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dogs remember more than we think




Dogs may remember more than we thought, at least according to a recent Hungarian study. Comparative psychologist Claudia Fugazza used an umbrella and a crowd of canines to determine if dogs could “see it, do it, remember it.” Her research found that dogs may remember our actions up an hour later, having significant implications on how we train and understand them.

 

mind-reading man’s best friend

 

For at least the last century, we’ve credited dogs with remembering only the past few minutes. Sure, they remembered training commands, directions home and other constantly repeated actions, but dogs probably didn’t remember where you put the TV remote this morning. A variety of studies reinforced this notion, including recent research using MRI and CT scans.

 

Complicating matters, canines have uniquely evolved to respond to the subtlest human verbal and non-verbal cues and may even be able to sense changes in our odor, hormones and electricity. Their astounding ability to tap into human moods and intentions can confuse investigations into why a dog is doing something versus what they think we want them to do. Sounds confusing, but the bottom line is it’s hard to read a dog’s mind. That’s where the umbrellas come in.

 

the imitation game

 

Fugazza used a technique she calls “Do As I Do.” It reminded me of the training method often referred to in America as “Follow Me,” where a dog is trained to follow a gesture and focus or interact with an object until the next command is given. The researchers took the concept a step further into “Simon Says” territory. They wanted to determine if you could ask a dog to imitate or remember an unfamiliar action demonstrated earlier when given the “Do It” command.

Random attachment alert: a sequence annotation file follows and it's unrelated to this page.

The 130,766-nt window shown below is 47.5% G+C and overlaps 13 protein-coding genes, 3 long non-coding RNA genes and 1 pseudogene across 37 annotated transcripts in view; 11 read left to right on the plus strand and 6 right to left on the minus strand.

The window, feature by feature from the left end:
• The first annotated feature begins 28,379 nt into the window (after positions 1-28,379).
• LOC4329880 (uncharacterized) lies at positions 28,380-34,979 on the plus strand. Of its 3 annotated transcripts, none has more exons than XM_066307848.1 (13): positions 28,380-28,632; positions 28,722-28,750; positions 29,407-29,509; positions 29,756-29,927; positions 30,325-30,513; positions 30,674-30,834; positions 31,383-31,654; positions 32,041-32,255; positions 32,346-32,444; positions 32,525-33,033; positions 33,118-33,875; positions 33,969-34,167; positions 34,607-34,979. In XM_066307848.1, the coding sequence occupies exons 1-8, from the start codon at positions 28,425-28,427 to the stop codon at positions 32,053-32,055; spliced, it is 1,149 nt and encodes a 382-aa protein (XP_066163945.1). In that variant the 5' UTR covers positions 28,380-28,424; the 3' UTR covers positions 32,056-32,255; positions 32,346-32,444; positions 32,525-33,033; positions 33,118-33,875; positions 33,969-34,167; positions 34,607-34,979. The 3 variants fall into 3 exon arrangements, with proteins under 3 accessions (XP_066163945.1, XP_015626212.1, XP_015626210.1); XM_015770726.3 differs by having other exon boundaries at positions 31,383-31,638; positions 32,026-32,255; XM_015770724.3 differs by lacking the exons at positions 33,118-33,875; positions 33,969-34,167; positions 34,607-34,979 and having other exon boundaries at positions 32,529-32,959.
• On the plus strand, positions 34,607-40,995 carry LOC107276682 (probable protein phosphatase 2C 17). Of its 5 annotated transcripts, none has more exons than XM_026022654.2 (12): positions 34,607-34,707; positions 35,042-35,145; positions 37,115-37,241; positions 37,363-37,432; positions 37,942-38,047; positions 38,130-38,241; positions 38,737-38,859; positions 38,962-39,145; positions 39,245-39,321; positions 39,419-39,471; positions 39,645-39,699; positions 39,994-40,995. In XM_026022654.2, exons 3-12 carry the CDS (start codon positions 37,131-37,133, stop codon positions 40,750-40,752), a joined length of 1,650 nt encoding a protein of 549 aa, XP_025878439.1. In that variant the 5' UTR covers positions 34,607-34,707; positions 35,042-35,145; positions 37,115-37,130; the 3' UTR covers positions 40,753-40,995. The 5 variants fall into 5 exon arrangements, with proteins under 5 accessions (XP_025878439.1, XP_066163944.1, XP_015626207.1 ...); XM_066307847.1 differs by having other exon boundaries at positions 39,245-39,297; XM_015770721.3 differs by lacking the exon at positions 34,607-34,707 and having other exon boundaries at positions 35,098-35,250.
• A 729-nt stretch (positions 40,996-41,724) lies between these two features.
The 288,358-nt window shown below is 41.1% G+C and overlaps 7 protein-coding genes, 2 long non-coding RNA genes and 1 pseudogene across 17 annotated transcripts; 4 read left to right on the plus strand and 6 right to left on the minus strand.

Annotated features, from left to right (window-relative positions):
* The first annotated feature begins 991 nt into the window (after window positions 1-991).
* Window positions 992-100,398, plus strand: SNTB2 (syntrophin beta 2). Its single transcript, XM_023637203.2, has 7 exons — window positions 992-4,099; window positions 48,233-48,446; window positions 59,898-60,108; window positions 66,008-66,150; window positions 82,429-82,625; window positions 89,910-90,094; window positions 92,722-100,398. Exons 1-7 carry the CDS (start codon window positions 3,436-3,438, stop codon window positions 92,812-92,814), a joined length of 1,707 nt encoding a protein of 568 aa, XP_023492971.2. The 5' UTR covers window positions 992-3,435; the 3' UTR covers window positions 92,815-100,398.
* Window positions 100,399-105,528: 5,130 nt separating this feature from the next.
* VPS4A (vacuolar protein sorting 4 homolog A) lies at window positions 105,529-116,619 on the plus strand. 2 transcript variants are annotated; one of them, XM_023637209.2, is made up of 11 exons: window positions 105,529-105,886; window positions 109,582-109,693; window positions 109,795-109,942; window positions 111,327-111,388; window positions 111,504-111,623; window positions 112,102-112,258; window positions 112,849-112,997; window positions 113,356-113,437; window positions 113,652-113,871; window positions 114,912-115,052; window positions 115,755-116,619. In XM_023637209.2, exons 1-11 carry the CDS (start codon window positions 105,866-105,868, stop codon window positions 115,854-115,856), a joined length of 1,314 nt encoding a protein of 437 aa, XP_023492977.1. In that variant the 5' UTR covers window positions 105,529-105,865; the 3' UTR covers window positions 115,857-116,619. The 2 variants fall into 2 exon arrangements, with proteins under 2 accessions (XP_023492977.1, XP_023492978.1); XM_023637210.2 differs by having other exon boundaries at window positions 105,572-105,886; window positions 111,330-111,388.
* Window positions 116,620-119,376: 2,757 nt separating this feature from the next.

One of the tests involved a dog watching a trainer walk over to an open umbrella, tap it with their hand and walk away. Dogs trained in the “Do As I Do” method should be able to reproduce the action. Could they? If they could, how much time could pass between seeing the umbrella tap and repeating it? Enquiring Hungarians wanted to know. Me, too!

 

measuring memory

 

The study evaluated 17 “Do As I Do” trained dogs. The pooch participants consistently and successfully repeated the umbrella tap both at one minute and one hour intervals. Pretty impressive. What I found most intriguing is that the dogs could repeat the actions even though they were not expecting to recall it an hour later. I totally expected success at one minute; one hour later recollection opens entirely new possibilities and neurological mechanisms.

 

Fugazza believes this study indicates dogs have episodic memory. Some simple examples of episodic memory include the memory of your first roommate, last year’s vacation and where you were on 9/11. This recollection of events is uniquely your own and may vary from your roommate’s.

 

are dogs self-aware?